Mount Hornecker
On 22 November 2014, I accompanied Bob Spirko for a quick hike up Mount Hornecker in the southern reaches of Alberta's Kananaskis Country.  Although this minor peak is usually climbed in conjunction with several other surrounding peaks in the area, both Bob and I had already tagged the other summits on previous trips.  Starting from a bend in Highway 940, we picked up a logging road and followed it through a cut-block before plunging about 20 metres into Mean Creek valley.  The road eventually peters out at a fork in the creek, and we crossed the creek twice before ascending the forested west slope of Mount Hornecker.  Travel was easy through the forest, and it did not take long to break out of the trees and climb the remaining open slope to the top.  Although we were blessed with relatively clear skies over us on the summit, a strong wind made it uncomfortable to linger for long.  After completing our usual summit chores, Bob and I descended back to the shelter of the trees before stopping for a break in a glade.  The rest of our hike out was uneventful.

Be sure to check out Bob's trip report here.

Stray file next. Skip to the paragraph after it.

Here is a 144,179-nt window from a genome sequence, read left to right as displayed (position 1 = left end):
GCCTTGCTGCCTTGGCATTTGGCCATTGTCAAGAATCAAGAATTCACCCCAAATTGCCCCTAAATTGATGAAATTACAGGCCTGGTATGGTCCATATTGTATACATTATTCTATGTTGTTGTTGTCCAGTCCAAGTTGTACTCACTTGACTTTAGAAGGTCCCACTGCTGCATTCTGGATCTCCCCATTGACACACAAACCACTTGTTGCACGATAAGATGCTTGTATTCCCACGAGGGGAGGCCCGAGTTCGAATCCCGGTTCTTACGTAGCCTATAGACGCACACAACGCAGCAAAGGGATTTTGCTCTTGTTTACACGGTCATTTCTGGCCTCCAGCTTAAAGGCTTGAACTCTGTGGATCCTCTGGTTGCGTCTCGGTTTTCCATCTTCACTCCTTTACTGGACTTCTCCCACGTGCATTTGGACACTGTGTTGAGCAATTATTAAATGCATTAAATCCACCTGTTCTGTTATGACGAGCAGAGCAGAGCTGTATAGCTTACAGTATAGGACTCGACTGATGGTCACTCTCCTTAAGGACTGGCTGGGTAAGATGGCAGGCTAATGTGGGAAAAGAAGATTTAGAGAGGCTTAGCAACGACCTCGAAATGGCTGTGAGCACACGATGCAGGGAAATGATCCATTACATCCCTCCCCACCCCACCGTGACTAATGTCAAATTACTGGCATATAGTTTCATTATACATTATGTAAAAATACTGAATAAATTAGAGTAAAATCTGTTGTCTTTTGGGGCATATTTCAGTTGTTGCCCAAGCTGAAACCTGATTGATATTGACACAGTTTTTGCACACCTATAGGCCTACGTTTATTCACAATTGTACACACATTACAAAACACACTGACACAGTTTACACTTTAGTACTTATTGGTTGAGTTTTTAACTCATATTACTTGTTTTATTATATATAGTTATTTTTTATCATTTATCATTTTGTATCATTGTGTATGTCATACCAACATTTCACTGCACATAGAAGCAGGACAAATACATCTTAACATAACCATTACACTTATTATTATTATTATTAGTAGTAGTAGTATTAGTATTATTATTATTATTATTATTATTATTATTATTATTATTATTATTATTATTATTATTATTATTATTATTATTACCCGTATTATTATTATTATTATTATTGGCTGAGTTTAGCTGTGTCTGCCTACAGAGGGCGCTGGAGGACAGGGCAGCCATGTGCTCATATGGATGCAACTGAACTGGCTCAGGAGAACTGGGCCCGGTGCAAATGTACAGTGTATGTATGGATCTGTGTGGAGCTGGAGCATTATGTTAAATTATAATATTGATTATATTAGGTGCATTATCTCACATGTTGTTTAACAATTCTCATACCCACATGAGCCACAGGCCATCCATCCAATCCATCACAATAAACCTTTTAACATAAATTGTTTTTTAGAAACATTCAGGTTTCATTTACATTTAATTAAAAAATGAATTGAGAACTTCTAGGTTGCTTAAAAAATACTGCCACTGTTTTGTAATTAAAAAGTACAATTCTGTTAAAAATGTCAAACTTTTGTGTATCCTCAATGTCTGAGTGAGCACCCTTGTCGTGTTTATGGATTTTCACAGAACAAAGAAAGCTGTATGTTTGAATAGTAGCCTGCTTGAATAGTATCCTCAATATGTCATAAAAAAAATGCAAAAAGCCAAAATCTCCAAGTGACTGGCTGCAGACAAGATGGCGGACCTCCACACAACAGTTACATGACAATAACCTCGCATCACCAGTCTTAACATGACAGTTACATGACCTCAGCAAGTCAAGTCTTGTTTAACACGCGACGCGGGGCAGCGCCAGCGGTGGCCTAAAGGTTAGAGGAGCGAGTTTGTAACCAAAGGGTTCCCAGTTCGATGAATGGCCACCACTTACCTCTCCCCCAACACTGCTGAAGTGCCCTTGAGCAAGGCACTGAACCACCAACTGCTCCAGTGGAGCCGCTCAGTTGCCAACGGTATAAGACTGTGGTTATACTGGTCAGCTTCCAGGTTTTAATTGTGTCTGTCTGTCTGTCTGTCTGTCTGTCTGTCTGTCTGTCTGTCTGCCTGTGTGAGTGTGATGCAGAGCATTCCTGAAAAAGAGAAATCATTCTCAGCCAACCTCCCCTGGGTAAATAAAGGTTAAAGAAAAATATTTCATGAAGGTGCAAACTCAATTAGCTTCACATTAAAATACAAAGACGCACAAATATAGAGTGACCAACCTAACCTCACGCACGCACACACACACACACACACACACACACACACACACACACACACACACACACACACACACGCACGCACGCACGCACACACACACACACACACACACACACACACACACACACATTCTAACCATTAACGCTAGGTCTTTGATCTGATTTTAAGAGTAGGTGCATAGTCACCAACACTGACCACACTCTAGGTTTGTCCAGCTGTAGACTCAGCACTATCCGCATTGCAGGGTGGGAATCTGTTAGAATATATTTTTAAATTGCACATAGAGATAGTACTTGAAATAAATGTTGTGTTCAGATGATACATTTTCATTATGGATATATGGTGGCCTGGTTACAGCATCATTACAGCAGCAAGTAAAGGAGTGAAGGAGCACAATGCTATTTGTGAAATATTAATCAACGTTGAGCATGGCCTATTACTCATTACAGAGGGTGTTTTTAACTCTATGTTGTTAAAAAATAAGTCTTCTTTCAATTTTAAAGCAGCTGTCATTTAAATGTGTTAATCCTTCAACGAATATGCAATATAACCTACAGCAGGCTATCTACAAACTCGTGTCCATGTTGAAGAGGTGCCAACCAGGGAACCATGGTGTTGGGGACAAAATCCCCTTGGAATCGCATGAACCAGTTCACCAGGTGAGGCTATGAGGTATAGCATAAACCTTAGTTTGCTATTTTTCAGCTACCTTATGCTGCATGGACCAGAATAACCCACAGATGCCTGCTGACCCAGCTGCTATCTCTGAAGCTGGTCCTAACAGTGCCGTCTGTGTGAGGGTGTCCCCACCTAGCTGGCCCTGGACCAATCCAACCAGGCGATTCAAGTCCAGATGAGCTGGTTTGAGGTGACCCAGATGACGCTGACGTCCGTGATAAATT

It's windy, but at least the sun is out! Bob follows a snow-covered road through a cut-block.  Mount Hornecker is visible in the distance.
Don't worry; the bushwhacking is very minimal. The route ascends the treed slope ahead.
It's only mean; it's not mean spirited! Bob hops across Mean Creek.
Told ya the bushwhacking was minimal! Bob climbs up the treed slope.
Brutally windy here! Bob emerges from the forest onto open slopes.
Watch out for the cornice! Bob takes the last few steps before the summit.
I was almost blown off the mountain here! Bob and Sonny stand on the 2233-metre summit of Mount Hornecker.
I have some fond memories of ascending that mountain. Mount Livingstone dominates the view to the south.
Also known as The Shaddle in one of Gillean Daffern's guidebooks. The twin summits of Saddle Mountain lie to the east.
It gets steeper if you continue southward... Bob descends the south ridge for a short distance.
Actually, I'm quite eager to plunge into the forest again and get out of this bloody wind! To the west, Isola Peak is shrouded by clouds somewhere at distant left.
Uphill both ways it would seem! Bob climbs up a steep hill on the way out.
A very short but pleasant trip. Total Distance:  7.5 kilometres
Round-Trip Time:  3 hours 21 minutes
Net Elevation Gain:  458 metres

GPX Data